As I write this I’m suffering from a head cold. I hate being sick. I feel my mind and my body are failing me even though I know it’s an immune response for which I should be grateful. I just don’t want to admit my weakness. My shame tells me I should be able to power through and be productive—yet I can hear my Savior say, “My grace is sufficient for you, for my power is made perfect in weakness.” Then, if I believe His promises are true, I gladly confess my weaknesses are great. May His grace and power prove greater. Truly, He is powerful always, but it’s not until we confess our weakness that we see His power made perfect.

Similar to how a common cold can reveal our fragility as humans, the season of Lent provides the Church an annual opportunity to remember our humanity and our dependence on the Lord. Our weakness is revealed as we identify with the suffering of our Savior. These forty days of sacrifice and reflection draw painful attention to our limits and our needs, but unlike a virus or the various other forms of suffering in life, we volunteer for this. We adopt the same attitude of Jesus, choosing to humble ourselves in surrender. 

He emptied Himself. 

Philippians 2:1-8 may not immediately come to your mind when considering Lent, but for me it captures the hope and practice of the season beautifully. May we be one in thought and affection, humble and unified as the people of God on the mission of God in all of life. May we, like Jesus, do nothing from selfish ambition but consider others more significant than ourselves. 

This impossible task is ours to have in Christ Jesus, who, though He was in the form of God, did not count equality with God a thing to be grasped, but emptied Himself, by assuming the form of a servant, taking on the likeness of humanity. And being found in human form, He humbled Himself by becoming obedient to the point of death, even death on a cross.

There is plenty on which to meditate in these ancient lines, but I’m drawn to the phrase, “He emptied Himself.” A concept which here, evidenced by the lines that follow, means He set aside the privileges of His eternal throne to be with us as a suffering servant. He never ceased to be God, but He chose to lay aside His heavenly glory in full submission to the will of His Father. He took on the limits and weaknesses of being human.

May we, too, empty ourselves.

Fasting and praying brings us to confession and grief in profound ways. Denying our body food, entertainment, or other comforts reveals the feelings we attempt to hide or ignore (i.e. loneliness, shame, anxiety, etc.). As we sense the physical hunger and spiritual longing from within, we may also notice we are drawn towards the superficial things in which we typically find our false sense of gladness or a transient strength. It’s often said that Lent is a season for emptying ourselves of lesser things, but perhaps we should also consider why we turn to these lesser things when the greater things of the gospel are freely available to us.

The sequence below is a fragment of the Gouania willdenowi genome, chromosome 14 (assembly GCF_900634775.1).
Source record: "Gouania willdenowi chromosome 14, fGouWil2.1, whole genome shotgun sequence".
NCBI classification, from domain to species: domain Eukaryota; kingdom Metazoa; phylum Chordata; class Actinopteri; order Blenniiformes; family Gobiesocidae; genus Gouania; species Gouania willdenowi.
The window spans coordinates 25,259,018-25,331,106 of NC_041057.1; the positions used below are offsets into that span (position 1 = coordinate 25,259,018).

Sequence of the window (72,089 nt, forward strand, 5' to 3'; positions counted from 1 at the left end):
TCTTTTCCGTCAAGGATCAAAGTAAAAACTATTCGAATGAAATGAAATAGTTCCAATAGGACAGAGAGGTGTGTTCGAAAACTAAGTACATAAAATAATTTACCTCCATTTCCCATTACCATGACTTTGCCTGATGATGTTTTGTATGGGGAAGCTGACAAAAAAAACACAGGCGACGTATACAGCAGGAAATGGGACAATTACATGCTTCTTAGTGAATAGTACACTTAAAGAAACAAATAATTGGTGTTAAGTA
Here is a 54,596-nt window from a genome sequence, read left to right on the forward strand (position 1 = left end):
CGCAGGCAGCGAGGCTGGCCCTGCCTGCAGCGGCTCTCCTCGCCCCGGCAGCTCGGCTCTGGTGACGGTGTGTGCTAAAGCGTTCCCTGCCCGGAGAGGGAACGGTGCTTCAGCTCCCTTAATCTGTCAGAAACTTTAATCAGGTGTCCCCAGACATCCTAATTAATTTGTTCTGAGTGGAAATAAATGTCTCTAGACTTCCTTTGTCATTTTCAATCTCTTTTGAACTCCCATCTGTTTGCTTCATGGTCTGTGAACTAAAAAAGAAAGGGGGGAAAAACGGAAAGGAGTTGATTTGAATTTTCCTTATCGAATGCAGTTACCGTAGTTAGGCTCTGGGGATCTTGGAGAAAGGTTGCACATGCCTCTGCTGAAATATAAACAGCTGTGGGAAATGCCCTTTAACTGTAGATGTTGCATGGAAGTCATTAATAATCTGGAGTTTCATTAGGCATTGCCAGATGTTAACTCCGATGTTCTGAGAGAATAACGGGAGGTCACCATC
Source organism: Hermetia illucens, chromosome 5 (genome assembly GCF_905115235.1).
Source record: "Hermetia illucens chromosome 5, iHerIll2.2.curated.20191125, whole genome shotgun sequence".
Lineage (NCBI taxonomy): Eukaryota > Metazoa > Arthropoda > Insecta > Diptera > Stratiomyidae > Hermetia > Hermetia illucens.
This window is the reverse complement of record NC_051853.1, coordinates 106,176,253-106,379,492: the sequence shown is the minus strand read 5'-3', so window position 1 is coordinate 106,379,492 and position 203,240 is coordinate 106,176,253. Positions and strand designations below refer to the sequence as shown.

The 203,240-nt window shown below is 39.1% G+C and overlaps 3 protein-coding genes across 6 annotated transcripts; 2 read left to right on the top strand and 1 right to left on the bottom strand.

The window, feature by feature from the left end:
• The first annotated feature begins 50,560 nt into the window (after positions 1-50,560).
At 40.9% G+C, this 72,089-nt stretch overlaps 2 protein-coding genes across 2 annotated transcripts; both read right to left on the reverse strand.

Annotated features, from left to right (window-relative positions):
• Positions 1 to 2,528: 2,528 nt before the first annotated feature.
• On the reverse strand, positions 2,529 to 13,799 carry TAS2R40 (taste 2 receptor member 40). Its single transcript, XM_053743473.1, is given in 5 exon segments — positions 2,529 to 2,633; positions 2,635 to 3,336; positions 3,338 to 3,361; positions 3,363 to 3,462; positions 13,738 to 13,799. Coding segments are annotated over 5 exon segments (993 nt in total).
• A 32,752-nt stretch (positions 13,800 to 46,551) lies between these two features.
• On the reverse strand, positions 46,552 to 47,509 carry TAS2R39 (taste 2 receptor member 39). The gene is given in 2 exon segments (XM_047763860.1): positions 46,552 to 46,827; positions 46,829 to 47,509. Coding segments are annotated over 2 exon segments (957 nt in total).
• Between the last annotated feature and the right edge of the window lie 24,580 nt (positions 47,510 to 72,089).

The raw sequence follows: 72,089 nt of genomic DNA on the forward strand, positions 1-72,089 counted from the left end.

Many of us have learned to survive the challenges of this world by our own means and in our own strength—and praise God we have survived. But we’ve gained a sense of purpose in our accomplishments and a sense of value in our productivity. We live day-by-day as if it’s determined by our will and efforts. We, going all the way back to Adam and Eve, seek to be the God we know we need, so we reach for power in forbidden trees. You might say we live as if equality with God is a thing to be grasped. So when this way of being is disrupted—by something involuntary like an illness, or a proactive decision to sacrifice—we are forced to see, we are indeed, not God. 

Though He existed in the very form of God, Jesus emptied Himself to be a man. We, following His example, ought to empty ourselves of our attempts to be God. In doing so, I’m certain we’ll discover being human is exactly who we are meant to be. There is joy and freedom in embracing our weaknesses. This is the gift Lent offers us. The path towards death on a cross doesn’t seem like the one we should choose in pursuit of joy and freedom, but we can be sure it is the only way to the resurrection. 

Our confession is as simple as accepting our humanity. Our sacrifice is emptying ourselves of lesser things, embracing our weakness, and acknowledging we are powerless to save ourselves. We need a Savior. He came, He humbled Himself to the point of death on a cross, and by His sacrifice we are saved. I pray this season of Lent serves us in seeing more of who we are in light of who our God is. May we discover His grace is sufficient for all of our needs, His power is made perfect in our weakness, and by His resurrection we receive the life and liberty we could never gain on our own.

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